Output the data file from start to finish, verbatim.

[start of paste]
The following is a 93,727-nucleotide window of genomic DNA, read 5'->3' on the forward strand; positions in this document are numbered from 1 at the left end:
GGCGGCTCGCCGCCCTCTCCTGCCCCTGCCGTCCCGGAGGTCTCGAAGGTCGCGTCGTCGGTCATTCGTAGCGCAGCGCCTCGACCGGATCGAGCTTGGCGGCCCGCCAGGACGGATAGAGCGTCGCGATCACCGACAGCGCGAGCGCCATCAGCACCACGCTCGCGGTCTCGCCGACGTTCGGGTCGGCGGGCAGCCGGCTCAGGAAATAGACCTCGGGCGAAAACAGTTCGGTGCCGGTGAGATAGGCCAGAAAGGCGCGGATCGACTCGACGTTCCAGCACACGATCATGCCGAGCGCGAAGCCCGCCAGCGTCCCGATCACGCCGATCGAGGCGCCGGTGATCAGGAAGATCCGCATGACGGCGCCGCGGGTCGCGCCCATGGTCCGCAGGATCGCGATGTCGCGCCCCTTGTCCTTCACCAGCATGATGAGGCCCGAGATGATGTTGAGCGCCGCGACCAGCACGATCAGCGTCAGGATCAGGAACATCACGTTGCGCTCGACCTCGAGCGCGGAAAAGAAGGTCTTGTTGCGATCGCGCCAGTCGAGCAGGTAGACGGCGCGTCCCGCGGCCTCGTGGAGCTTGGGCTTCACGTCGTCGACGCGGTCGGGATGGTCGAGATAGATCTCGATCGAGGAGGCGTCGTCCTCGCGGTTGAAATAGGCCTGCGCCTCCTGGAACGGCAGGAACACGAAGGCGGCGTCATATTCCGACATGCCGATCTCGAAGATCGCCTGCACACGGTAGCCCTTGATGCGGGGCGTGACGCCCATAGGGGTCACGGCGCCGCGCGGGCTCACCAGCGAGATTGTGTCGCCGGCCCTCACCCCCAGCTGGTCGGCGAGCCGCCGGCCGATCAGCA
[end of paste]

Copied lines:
The following is a 93,727-nucleotide window of genomic DNA, read 5'->3' on the forward strand; positions in this document are numbered from 1 at the left end:
GGCGGCTCGCCGCCCTCTCCTGCCCCTGCCGTCCCGGAGGTCTCGAAGGTCGCGTCGTCGGTCATTCGTAGCGCAGCGCCTCGACCGGATCGAGCTTGGCGGCCCGCCAGGACGGATAGAGCGTCGCGATCACCGACAGCGCGAGCGCCATCAGCACCACGCTCGCGGTCTCGCCGACGTTCGGGTCGGCGGGCAGCCGGCTCAGGAAATAGACCTCGGGCGAAAACAGTTCGGTGCCGGTGAGATAGGCCAGAAAGGCGCGGATCGACTCGACGTTCCAGCACACGATCATGCCGAGCGCGAAGCCCGCCAGCGTCCCGATCACGCCGATCGAGGCGCCGGTGATCAGGAAGATCCGCATGACGGCGCCGCGGGTCGCGCCCATGGTCCGCAGGATCGCGATGTCGCGCCCCTTGTCCTTCACCAGCATGATGAGGCCCGAGATGATGTTGAGCGCCGCGACCAGCACGATCAGCGTCAGGATCAGGAACATCACGTTGCGCTCGACCTCGAGCGCGGAAAAGAAGGTCTTGTTGCGATCGCGCCAGTCGAGCAGGTAGACGGCGCGTCCCGCGGCCTCGTGGAGCTTGGGCTTCACGTCGTCGACGCGGTCGGGATGGTCGAGATAGATCTCGATCGAGGAGGCGTCGTCCTCGCGGTTGAAATAGGCCTGCGCCTCCTGGAACGGCAGGAACACGAAGGCGGCGTCATATTCCGACATGCCGATCTCGAAGATCGCCTGCACACGGTAGCCCTTGATGCGGGGCGTGACGCCCATAGGGGTCACGGCGCCGCGCGGGCTCACCAGCGAGATTGTGTCGCCGGCCCTCACCCCCAGCTGGTCGGCGAGCCGCCGGCCGATCAGCA